Staged in Paris on 11 and 12 March, this sale of the collection of Félix Marcilhac, expert, dealer and author of reference works, will go down in the annals of Art Deco history (Sotheby's and Artcurial). The initial estimate at between €8.2 and €11.7M was more than doubled, achieving a total of €24.7M (95.2% by lot; 97% by value). To continue with a few more figures, 88% of the lots changed hands for higher prices (including the buyer's premium) than expected, with thirtyone of them topping €200,000. No fewer than twentyone world records were beaten, firstly for Jean-Michel Frank with the €3,681,500 obtained for an extraordinary patinated bronze cabinet inlaid with gypsum panels from around 1935.…
To suit every budget. Drawings cover a huge field in terms of technique, period and style. From the simplest sketches, often preparatory to larger Works on another support, to works in their own right; from sanguine to charcoal, and from 18th century pastel portraits to Henri Michaux's mescaline-inspired ink drawings, there is something to suit all tastes and budgets. Drawing is a significant sector in France, as can be seen from the prestigious art fair bringing enthusiasts and professionals together at the Palais Brongniart. It is quite natural for this segment to have experienced growth comparable to that of other segments under consideration. But its share is still relatively modest, especially if we limit ourselves solely to specialised sales, as here.
Appointed in June 2013 as head of the Musées des Arts Décoratifs in Paris, Olivier Gabet, still in his thirties, speaks about the museum's projects with composure. As we know, “for those valuable, worthiness doesn't wait the number of years… You took over last September. Do you feel you are home at last? I had always wanted to work in this museum one day. Even though it has come about sooner than I expected, I don't feel totally unready. After specialising in the 19th century at the École des Chartes, I became curator at the Musée d’Art Moderne de la Ville de Paris and looked after objets d’art from the Twenties and Thirties, before returning to my first love at the Musée d’Orsay.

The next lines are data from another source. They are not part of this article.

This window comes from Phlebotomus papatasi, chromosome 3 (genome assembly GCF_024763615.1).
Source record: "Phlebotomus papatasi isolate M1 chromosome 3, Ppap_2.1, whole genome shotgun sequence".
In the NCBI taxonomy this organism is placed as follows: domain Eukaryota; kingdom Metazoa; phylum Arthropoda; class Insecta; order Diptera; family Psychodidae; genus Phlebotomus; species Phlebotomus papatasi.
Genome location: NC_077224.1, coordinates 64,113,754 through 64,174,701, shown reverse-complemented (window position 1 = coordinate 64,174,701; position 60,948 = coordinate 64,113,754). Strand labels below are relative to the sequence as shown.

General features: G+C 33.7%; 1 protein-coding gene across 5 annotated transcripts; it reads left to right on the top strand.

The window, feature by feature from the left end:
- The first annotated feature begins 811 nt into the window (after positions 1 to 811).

Art Brussels, formerly known as a "contemporary art fair", is one of the oldest in the world, and also one of the most atypical. Here there is no focus on the outsize and few alarming prices; what it does have is a typically Belgian sense of welcome. A fair that seeks to reflect the Belgian collector, according to Brussels gallery owner Rodolphe Janssen (incidentally, a member of the event's selection committee), meaning someone who buys early in an artist's career, and in an eclectic way. This does not prevent Art Brussels from being a genuinely international event, because less than 25% of the participating galleries come from Belgium. Unlike its opposite numbers, Art Brussels continues along a path unconcerned with the race to gigantism, and far from the pitched battles between major global events.
With the sixteenth Armory Show, prudence pays off today! We take a look at an event that took place between 6 and 9 March. After its thundering inauguration in 1913 (garnering acerbic criticism that still réverbérâtes to this day), the Armory Show went underground. No other was held until 1994. Then there was a pause until 2001, followed by a number of more or less successful editions. But Marcel Duchamp's "Nu descendant l'escalier" – compared with "an explosion in a tile factory" – and Brancusi's "Mlle Pogany", likened to "a hard boiled egg on a sugarlump", had done their work. Since then, thèse "artistic UFOs" have found generations of followers, as is the case with Iñigo Manglano-Ovalle at the Thomas Schulte gallery, whose "Birds in space" series makes a direct reference to his Romanian colleague. At the present time, the fair is still a "show" if ever there was one, since it brings together more than two thousand five hundred works representing twenty-nine countries in over two hundred galleries!
April 2014 Edition